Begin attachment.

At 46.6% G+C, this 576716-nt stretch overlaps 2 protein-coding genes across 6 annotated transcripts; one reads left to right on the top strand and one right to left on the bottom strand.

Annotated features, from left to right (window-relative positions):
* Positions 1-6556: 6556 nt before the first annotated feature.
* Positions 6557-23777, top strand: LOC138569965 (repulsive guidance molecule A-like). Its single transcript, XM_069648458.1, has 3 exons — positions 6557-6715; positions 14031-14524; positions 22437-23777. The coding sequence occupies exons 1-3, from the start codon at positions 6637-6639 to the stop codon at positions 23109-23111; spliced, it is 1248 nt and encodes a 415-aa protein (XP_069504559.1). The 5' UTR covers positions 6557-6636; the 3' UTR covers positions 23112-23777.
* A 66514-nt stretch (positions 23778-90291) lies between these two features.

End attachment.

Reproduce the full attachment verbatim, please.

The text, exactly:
At 46.6% G+C, this 576716-nt stretch overlaps 2 protein-coding genes across 6 annotated transcripts; one reads left to right on the top strand and one right to left on the bottom strand.

Annotated features, from left to right (window-relative positions):
* Positions 1-6556: 6556 nt before the first annotated feature.
* Positions 6557-23777, top strand: LOC138569965 (repulsive guidance molecule A-like). Its single transcript, XM_069648458.1, has 3 exons — positions 6557-6715; positions 14031-14524; positions 22437-23777. The coding sequence occupies exons 1-3, from the start codon at positions 6637-6639 to the stop codon at positions 23109-23111; spliced, it is 1248 nt and encodes a 415-aa protein (XP_069504559.1). The 5' UTR covers positions 6557-6636; the 3' UTR covers positions 23112-23777.
* A 66514-nt stretch (positions 23778-90291) lies between these two features.